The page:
DAMON HODGES, DEFENSIVE END, LIBERTY HIGH SCHOOL, YOUNGSTOWN, OHIO: You really can do whatever you want to do no matter who you are, no matter what the situation is.

(END VIDEO CLIP) WIRE: Meet Damon Hodges, defensive end at Liberty High School in Youngstown, Ohio.

Despite having two prosthetic legs after losing both legs due to complications a birth, he decided to join the football team to make his late father proud. He lost his dad at just 12 years old.


HODGES: I play for my dad. Like, he knew how bad I wanted to play and he always wanted to see me play. I know he's watching me right now. I hope I make him proud.


WIRE: Chris, you know what Damon's advice is for anyone going through adversity? He said you just use that to motivate you. His coach says, Chris, that he is an inspiration to everybody.

You can go to to check out the full feature on Damon.

CUOMO: I love it, especially right by Thanksgiving to be reminded, my brother, that what your limitations are often become your motivations. That's beautiful.

Thank you, my friend. We are thankful for your handsome self.

WIRE: (Laughing).

CUOMO: All right.

So where does the Trump-Russia investigation stand now more than a year since the election? We have the facts and numbers, next.


[07:51:50] CUOMO: All right. So it's been about a year since the election the Russian investigation has been going on. There are those who say well, what have they really done?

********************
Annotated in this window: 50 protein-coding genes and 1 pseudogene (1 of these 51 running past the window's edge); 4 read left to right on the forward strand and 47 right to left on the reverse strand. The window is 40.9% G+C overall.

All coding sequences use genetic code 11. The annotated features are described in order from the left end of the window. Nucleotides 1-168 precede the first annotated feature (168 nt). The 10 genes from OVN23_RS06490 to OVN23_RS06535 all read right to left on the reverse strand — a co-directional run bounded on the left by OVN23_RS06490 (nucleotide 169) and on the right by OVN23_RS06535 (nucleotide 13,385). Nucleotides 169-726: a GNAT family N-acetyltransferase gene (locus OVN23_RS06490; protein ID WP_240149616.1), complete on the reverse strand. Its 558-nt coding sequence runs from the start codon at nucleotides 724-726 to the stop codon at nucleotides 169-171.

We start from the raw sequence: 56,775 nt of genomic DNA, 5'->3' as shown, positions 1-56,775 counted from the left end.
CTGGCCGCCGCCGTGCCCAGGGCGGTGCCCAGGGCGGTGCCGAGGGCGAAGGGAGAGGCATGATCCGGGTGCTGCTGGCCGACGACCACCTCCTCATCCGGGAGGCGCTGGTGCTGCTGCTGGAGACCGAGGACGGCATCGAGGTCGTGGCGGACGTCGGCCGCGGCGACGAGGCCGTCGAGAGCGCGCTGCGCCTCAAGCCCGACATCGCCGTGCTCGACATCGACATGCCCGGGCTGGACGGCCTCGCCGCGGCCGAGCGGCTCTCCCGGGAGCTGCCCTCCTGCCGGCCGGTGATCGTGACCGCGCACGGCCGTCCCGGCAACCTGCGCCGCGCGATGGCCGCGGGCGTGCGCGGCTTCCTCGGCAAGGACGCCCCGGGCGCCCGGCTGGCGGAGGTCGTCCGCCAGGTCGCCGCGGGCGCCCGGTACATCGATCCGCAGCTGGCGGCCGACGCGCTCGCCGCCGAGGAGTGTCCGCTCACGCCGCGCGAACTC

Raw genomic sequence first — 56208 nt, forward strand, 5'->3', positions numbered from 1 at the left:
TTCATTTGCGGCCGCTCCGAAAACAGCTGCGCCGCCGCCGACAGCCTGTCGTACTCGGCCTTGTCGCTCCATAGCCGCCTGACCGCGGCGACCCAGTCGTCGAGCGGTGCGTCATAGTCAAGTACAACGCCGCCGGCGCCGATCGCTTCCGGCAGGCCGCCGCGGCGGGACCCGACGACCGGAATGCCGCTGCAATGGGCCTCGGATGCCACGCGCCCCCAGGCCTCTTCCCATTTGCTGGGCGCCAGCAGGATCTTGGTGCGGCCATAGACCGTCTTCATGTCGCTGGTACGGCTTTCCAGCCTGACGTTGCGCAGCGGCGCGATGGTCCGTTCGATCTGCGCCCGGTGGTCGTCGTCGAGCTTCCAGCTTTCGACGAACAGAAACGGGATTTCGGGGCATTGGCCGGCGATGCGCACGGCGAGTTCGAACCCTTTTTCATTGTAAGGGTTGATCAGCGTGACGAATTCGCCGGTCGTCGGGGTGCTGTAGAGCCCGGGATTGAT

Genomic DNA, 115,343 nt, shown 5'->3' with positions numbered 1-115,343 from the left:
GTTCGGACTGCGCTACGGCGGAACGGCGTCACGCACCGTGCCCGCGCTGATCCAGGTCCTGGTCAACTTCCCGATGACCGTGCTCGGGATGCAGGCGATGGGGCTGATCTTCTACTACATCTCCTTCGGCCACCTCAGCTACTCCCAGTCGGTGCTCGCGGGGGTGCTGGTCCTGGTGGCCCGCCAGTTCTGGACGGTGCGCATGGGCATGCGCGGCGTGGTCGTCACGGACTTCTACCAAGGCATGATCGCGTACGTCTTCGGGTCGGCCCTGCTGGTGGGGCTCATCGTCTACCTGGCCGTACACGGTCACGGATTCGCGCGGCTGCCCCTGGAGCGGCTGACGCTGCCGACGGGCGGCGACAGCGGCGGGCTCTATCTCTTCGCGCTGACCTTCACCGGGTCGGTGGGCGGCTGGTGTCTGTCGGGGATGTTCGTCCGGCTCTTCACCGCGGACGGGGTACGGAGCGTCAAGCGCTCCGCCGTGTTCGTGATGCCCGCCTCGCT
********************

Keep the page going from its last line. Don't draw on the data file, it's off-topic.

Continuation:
So, this morning we have facts on the Trump orbit's contacts with the Russians. Here is one way to quantify what has been learned.

According to public statements, court filings, and reporting from CNN and other outlets, at least 12 -- a dozen -- of President Trump's associates had contact with Russians during the presidential campaign or transition.

We now know of about at least 19 face-to-face interactions with Russians or Kremlin-linked figures. There are at least 51 communications, meetings, phone calls, e-mails, and more between Trump associates and Russians or people closely affiliated with the Russian government.

All of this flies in the face of at least nine blanket denials from Trump and his associates who have said there were no contacts or ties between the campaign and Russians. Let's put these numbers into context.